Brown Bunny (challenging, yes. at times it made me want to scream. but, overall, exremely effective. trust me, i could go on.)

I wanted to see Maria Full of Grace, but missed it. I think it just came out to video, though...

Andrew / December 16, 2004 2:36 PM

I didn't see as many as I would have liked, but those I did, I generally enjoyed. The best of what I saw, roughly in order:

- The Motorcycle Diaries
- Collateral (sorry, Gordon, have to disagree)
- Garden State
- If giving one nightmares for several days is a good measure for a horror flick, Dawn of the Dead was excellent.

Naz / December 16, 2004 3:00 PM

The 5 I really liked:

1) Garden State
2) The Motorcycle Diaries (no movie gave me wanderlust like this movie did)
3) Collateral (nay to the haters!)
4) The Incredibles
5) Saved!

The 7 that were entertaining/mindless:

1) Spider-Man 2
2) Ocean's Twelve
3) Dawn of the Dead
4) Shaun of the Dead
5) Hellboy
6) The Day After Tomorrow (silly plot but damn those special effects were nice)
7) The Chronicles of Riddick (that's right, I said it)

The that were "eh":
1) Eternal Sunshine - clever, neat, whatever. The idea was nice (the actual love story), the execution was novel. It's to be expected from Kaufman.
2) Napoleon Dynamite - lots of take away lines, no more, no less.
3) I *heart* Huckabess - WTF? Pointless. Tiresome. Too absorbed in it's own melodramatic existentialism brou-ha-ha.
4) Super Size Me - so so. Preaching to the choir on this end.

Movies I still need to see that could be contenders:
1) Fahrenheit 9/11
2) Sideways
3) The Life Aquatic

Anne / December 16, 2004 3:20 PM

I loved Saved!, the Motorcycle Diaries, and Garden State.

Worst movie, hands down, was Fahrenheit 9/11. I'm just as liberal as the next guy, and I hate Bush as much as anyone, but that movie lost all credibility for me in the first two minutes when it depicted how happy life in Iraq was under Saddam. As much as I disagree with the war, life under a genocidal maniac would never have been as rosy as Moore depicted it.

Mike / December 16, 2004 4:07 PM


I agree, Michael Moore has some huge holes in F911. But I could never figure out why people (both liberals and right-wingers) throw critical bombs on his movies while giving something like say...the nightly news, a free pass.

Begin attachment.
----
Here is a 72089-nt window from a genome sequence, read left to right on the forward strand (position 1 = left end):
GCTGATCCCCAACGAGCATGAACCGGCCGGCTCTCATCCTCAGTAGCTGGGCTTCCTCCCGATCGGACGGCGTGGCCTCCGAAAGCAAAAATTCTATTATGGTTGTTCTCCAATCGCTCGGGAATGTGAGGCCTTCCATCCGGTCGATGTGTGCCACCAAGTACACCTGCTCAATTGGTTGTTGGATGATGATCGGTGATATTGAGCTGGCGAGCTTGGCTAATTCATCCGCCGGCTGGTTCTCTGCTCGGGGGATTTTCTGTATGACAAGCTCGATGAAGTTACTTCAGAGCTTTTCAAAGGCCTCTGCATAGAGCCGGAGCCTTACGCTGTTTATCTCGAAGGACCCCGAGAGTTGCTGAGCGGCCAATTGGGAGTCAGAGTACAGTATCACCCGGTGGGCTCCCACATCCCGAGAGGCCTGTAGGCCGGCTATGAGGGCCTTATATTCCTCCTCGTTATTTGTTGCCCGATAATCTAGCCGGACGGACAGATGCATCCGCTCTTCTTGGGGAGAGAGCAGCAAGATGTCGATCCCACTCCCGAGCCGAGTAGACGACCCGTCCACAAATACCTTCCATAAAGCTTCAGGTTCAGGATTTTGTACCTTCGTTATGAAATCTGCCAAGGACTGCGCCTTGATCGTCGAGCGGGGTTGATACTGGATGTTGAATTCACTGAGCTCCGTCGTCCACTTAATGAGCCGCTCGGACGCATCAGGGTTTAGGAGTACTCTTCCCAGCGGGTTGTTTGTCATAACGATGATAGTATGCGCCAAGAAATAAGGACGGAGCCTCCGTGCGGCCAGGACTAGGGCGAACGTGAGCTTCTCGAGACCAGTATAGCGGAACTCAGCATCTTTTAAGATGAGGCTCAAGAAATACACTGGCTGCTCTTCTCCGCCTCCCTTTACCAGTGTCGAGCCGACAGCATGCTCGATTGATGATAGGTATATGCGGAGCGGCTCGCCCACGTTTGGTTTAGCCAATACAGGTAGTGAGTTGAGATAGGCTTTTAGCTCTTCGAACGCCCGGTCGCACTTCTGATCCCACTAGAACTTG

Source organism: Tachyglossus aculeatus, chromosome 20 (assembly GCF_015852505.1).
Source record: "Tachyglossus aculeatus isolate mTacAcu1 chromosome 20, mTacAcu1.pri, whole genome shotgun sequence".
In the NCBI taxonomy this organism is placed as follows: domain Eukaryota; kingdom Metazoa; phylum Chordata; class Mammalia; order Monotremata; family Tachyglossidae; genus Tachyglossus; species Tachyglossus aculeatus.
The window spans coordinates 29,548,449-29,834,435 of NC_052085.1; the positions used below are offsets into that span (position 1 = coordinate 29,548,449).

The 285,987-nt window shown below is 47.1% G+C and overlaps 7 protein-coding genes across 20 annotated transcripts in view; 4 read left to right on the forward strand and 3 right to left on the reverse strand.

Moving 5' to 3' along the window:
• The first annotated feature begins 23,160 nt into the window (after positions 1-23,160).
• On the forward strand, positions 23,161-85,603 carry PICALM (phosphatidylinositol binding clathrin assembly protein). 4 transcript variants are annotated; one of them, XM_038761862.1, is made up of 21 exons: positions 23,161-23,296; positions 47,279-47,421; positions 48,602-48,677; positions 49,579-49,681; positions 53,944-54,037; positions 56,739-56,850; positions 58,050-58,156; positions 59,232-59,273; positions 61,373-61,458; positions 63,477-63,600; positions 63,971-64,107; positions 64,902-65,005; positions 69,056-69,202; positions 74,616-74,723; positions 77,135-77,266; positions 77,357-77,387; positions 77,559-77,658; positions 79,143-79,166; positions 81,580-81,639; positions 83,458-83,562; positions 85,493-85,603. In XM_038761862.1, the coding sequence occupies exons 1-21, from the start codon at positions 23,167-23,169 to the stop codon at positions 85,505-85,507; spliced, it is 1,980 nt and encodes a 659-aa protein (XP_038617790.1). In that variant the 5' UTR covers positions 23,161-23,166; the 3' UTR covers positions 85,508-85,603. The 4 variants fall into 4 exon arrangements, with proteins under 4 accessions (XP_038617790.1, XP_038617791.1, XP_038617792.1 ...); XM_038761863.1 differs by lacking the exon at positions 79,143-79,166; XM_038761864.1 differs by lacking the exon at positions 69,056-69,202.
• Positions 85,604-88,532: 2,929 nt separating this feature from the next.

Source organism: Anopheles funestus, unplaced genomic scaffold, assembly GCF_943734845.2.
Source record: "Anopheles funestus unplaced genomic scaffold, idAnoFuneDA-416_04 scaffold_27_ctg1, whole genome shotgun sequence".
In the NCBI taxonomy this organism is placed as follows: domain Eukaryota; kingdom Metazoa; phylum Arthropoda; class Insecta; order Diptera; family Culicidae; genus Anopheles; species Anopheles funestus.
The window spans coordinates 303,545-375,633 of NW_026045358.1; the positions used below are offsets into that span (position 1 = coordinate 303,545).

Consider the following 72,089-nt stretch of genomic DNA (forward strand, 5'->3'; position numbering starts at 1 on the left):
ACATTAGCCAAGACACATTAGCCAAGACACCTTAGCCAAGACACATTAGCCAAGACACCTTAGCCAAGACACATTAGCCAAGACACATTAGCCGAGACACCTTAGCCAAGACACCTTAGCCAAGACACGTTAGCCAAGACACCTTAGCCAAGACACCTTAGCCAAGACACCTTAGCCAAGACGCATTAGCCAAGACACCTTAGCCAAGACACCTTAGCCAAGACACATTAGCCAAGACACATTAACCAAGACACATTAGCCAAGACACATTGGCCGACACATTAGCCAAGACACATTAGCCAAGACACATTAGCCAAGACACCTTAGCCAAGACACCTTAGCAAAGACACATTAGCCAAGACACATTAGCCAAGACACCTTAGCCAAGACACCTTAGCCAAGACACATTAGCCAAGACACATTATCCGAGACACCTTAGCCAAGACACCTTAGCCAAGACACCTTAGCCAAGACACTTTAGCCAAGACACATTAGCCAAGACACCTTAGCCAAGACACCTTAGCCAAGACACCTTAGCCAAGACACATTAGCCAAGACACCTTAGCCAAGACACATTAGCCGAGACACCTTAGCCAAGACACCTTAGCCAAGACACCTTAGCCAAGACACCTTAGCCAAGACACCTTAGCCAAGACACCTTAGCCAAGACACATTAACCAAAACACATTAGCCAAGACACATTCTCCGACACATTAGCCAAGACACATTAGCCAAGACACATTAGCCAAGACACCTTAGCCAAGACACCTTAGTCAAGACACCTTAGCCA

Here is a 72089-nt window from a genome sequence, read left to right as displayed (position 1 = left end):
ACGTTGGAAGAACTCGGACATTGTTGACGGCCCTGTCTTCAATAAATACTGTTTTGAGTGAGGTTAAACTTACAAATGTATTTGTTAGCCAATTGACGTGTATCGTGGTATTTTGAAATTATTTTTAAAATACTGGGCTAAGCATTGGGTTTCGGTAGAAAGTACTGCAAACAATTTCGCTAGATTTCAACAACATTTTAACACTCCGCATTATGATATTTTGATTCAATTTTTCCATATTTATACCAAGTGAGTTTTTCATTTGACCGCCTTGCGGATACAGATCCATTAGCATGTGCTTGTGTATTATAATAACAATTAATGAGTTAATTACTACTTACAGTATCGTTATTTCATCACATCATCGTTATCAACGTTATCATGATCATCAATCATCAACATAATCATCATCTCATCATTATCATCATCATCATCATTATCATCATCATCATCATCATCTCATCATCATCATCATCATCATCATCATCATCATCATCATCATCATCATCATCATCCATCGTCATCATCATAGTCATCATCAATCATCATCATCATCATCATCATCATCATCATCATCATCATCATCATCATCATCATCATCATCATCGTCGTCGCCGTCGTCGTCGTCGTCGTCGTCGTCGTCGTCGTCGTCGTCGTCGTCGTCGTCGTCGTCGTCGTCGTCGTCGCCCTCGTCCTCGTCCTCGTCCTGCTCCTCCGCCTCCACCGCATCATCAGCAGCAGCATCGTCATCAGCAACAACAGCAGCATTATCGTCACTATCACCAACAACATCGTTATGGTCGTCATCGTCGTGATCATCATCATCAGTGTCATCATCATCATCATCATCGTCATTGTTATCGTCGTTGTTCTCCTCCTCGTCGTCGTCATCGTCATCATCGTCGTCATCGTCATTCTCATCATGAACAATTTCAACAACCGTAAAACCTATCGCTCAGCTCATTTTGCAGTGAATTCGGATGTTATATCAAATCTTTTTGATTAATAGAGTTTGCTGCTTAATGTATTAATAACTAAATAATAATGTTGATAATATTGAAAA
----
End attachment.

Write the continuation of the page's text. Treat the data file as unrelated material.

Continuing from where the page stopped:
Life under Saddam may not have been happy, but by now we've killed (by conservative estimates) over 15,000 civilians there, god knows how many we've wounded, more than Saddam ever dreamed of.
Not to start a big thing, but when is the last time you've even seen an Iraqi on the news?
But essentially, I totally agree, Moore made some suggestions that weren't true. But I don't think he was trying to say life was "rosy" there, he was trying to say that real people live there and it's not just the dehumanized, sterile picture of "terrorists" that we recieve every time we turn on the television set. Innocents are being bombed to bits too.

Kristin / December 16, 2004 9:28 PM

my favorites of 2004

Before Sunset
The Passion of the Christ
Going Upriver: The Long War of John Kerry
Harold and Kumar go to White Castle
Napoleon Dynamite

jonk / December 16, 2004 9:44 PM

I liked Robin's critical start, so - Garden State? I realize it was an audience darling, and i'll admit it had its moments, but it was morally reprehensible (I, too, could go on).

1-Anatomie de l'enfer
4-Before Sunset
5-Coffee & Cigarettes

John / December 16, 2004 10:13 PM

The restored version of La Dolce Vita at the Music Box.

Lisa / December 17, 2004 6:30 AM

Nothing new here...

I'm not a person who spends a lot of time at the movies, but I liked "Eternal Sunshine..." enough to buy it from a bootlegger in Thailand, and I started watching "Scrubs" after seeing "Garden State".

I can't wait for "The Life Aquatic"...

robin.. / December 17, 2004 9:02 AM

i wait on the edge of my chair for "the life aquatic." it's about time bill murray stared getting his propers. however, ebert and roper gave it two thmbs down? anyone know why they did that? how they possibly could have said that? i mean, i haven't seen the movie, yet, but given anderson's past outings (!!!!) i cannot believe anything he could do would be thumbs-down material. are ebert and roper really, as i've believed off and on, out of their freaking minds?

Nuxrs / December 17, 2004 9:06 AM

Napoleon Dynamite-Incredibles-Eternal Sunshine. Garden State caught me up with the soundtrack and the just-so-ness of it's direction, but some of the dialogue was just fucking nauseating. Jonk, I'm curious as to why you think it was morally reprehensible.....

Emmer / December 17, 2004 9:19 AM

Gozu and Anatomy of Hell? Damn, Jonk. You like it freaky.

I didn't find Garden State morally reprehensible, just mostly insipid. There were moments of promise, yes...but not many. Check out the Ruthless Review of it.

Thurston / December 17, 2004 9:23 AM

I have not seen the Life Acquatic but I kknow one big cticisim of it is the use of animation for the fish, the criticisim being that the actors and writing team are so good why resort to using animation to get things done? I don't know how valid this is but that's what they say.

As for Ebert, I saw him in the men's room at O'Hare once. I was next to him at the urinals, we zipped up simultaneously, and Mr. Ebert proceeded to leave the rest room without washing his hands. A dirty, dirty man, that Ebert. I feel like part of the bargain one makes with fame is washing your hands when in public bathrooms. It makes you wonder who the unwashed masses really